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Kentucky's Scourge and Chicago siren
deliver an evening of sweet and powerful music

The Scourge of the Sea / Martha Berner
Chicago, IL
Mar. 24, 2007
The Scourge of the Sea
The Scourge of the Sea
Martha Berner
Martha Berner
The Scourge of the Sea
The Scourge of the Sea

Story and photos by Tony Bonyata

Anyone only familiar with The Scourge of the Sea's remarkable full-length debut album Make Me Armored, and not their live show, may have expected to see a folk-rock band delivering their many lovely songs in a hushed, gentle manner at their show last Saturday night at Martyrs'. And while the sparse but attentive Northside crowd did witness the Lexington, KY-based four-piece running through a good portion of their sweet, melodic numbers, it was their performance - one that added powerful dynamics, multi-instrumental dexterity and even, at times, that uneasy feeling of wondering if that guy on the high-rise ledge is going to jump - that packed even more muscle onto the frail frame of these beautiful compositions.

The core trio of Andrew English (vocals, guitar and keys), Justin Craig (guitar, keys, drums, vocals) and Robby Cosenza (drums, vocals, guitar) - the latter two also from the rock band The Apparitions - were joined by Dickie Haydon [Petticoat, Petticoat] on bass, who proved a strong addition to the revolving backline of this band.

Along with unveiling two compelling new numbers - the poignant as-of-yet-untitled opening track, complete with down-home harmonies and a wonderful guitar lead from Craig that deftly mixed indie intelligence with a decidedly Southern drawl, as well as the intoxicating slow country-burn of "No Darling" - the quartet also revamped and flexed through better known numbers such as "My Sweet One," "Goodbye Darkness" and "Waterwings." Playing musical chairs throughout, Cosenza and Craig swapped guitar and percussive duties, while English and Craig traded guitars for keys at varying intervals.

The whole affair gave their brief 45-minute set a wild, organic feel - both through the broad sound of the varying musicians and raucous stage histrionics. While English, the band's primary lead singer, has a soft-but-sweet, low-key demeanor (both as a vocalist and frontman), when he took to the keys Cosenza emerged from behind his kit to front his self-penned tune "Chocolate Chips," a ramshackled, bluesy dirge that, by song's end, erupted into a stomping, unbridled slice of country-fried punk pushed to the brink by Craig's own explosive style of drumming and Cosenza's sour-mash guitar tunings and impassioned, pulpit-pounding harmonizing.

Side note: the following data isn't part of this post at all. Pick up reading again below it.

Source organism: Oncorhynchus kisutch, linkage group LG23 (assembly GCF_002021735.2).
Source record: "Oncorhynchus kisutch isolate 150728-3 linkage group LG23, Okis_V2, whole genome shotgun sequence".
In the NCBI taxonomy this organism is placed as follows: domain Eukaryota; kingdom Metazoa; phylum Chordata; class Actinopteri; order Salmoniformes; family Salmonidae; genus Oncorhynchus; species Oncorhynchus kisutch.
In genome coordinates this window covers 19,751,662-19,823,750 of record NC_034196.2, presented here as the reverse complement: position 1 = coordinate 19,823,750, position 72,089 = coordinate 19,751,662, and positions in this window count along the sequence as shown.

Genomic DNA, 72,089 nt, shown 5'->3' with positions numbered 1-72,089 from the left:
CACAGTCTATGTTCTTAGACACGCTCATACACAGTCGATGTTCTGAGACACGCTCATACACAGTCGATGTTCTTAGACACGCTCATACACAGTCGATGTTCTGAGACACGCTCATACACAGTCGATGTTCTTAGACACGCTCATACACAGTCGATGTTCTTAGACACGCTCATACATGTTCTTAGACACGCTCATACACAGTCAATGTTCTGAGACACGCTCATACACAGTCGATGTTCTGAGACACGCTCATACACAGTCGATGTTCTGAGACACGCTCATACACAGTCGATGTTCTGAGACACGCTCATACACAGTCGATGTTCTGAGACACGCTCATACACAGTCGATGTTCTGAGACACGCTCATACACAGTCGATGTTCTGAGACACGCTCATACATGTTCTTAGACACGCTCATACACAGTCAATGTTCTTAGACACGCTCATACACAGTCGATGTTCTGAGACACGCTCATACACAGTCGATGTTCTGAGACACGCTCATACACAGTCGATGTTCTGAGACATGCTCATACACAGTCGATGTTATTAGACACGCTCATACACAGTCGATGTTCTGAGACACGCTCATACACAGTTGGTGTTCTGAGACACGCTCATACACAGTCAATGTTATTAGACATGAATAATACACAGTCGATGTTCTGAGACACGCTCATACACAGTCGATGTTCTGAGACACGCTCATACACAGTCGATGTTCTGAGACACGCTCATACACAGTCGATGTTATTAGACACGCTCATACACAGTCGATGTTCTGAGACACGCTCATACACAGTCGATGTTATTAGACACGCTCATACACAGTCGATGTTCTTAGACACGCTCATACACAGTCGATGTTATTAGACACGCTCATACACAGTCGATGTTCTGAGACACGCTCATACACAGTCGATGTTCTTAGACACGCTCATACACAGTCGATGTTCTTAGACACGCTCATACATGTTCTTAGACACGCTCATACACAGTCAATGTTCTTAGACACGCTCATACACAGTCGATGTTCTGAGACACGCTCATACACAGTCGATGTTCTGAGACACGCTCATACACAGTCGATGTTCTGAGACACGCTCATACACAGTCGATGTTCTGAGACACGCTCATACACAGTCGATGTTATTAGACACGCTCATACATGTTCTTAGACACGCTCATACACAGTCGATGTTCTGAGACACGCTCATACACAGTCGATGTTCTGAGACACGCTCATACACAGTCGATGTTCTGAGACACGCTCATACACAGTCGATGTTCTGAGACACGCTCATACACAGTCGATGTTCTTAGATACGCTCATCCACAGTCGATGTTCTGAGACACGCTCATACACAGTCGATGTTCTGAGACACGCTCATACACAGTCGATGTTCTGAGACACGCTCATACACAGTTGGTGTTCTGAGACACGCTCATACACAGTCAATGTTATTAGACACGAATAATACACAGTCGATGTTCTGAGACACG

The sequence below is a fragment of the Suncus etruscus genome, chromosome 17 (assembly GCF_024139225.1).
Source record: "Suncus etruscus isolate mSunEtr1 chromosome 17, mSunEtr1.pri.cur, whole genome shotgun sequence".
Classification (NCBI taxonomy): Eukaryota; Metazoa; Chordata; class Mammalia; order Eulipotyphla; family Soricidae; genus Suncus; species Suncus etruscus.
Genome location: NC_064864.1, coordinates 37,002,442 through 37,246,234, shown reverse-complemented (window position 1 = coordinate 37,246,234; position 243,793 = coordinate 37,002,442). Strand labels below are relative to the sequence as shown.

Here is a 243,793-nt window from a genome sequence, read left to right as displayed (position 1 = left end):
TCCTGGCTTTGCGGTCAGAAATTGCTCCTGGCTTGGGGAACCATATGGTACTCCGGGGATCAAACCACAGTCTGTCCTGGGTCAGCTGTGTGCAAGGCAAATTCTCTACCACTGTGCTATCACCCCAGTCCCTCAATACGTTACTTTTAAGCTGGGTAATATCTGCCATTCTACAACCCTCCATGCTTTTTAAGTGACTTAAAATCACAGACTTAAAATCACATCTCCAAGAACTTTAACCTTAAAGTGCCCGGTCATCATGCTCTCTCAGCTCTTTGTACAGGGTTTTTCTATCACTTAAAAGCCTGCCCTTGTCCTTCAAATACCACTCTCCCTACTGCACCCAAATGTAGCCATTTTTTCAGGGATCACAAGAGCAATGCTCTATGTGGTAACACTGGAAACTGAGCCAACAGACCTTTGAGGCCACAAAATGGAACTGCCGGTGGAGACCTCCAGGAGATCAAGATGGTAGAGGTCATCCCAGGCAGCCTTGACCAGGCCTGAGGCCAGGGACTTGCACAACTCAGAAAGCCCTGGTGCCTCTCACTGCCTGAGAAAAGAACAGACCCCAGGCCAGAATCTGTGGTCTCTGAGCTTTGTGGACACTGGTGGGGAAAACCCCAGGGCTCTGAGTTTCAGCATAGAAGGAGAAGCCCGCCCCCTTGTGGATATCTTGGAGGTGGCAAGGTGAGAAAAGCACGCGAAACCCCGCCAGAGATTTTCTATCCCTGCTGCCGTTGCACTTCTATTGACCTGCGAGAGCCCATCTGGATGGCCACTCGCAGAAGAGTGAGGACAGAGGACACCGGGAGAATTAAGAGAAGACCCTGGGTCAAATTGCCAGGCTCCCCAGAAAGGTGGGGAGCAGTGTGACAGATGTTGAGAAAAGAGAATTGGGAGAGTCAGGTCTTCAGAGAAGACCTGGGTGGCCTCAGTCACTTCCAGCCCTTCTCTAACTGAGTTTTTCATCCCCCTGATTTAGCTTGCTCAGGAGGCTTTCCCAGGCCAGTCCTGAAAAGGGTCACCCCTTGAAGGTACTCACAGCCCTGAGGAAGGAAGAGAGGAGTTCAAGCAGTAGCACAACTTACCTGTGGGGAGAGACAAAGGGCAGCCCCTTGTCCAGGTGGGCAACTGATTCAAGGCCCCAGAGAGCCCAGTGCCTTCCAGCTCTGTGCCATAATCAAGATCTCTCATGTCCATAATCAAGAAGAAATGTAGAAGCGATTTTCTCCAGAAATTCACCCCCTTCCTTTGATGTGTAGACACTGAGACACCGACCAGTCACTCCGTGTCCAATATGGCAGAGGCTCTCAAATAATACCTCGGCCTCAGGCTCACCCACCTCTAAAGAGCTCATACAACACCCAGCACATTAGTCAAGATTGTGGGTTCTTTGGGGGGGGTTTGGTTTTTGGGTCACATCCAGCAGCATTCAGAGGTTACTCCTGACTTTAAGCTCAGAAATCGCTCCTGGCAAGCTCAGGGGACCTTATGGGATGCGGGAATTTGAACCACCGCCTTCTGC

On record The Scourge of the Sea's music couldn't be sweeter, on stage, however, this Kentucky quartet also mixes in spontaneity, a power surge of energy and even an underlying element of danger; elements that would all definitely be welcomed on their next recorded effort.

Chicago-based singer/songwriter Martha Berner opened the evening with a ridiculously short 25-minute set. Regardless of the truncated time slot the musician packed in a wealth of emotionally-charged acoustic numbers from both her latest four-song E.P. Ten Tiny Little Pieces and 2005 full-length debut ...this side of yesterday.

Despite her demure, yet undeniably hip appearance (clad in black tie, vest and shock of Dylan curls spilling from underneath her brown tweed cap) Berner's voice was crisp and commanding - turning from a reflective, heartfelt whisper to raspy growl at a moments notice.

As if The Scourge's Cosenza didn't have enough musical positions to fill later that evening, he hopped up on stage at the start of Berner's single "A Town Called Happiness" to help flesh out the spirited number with some light country snare brushwork.
The Scourge of the Sea
The Scourge of the Sea
Martha Berner
Martha Berner

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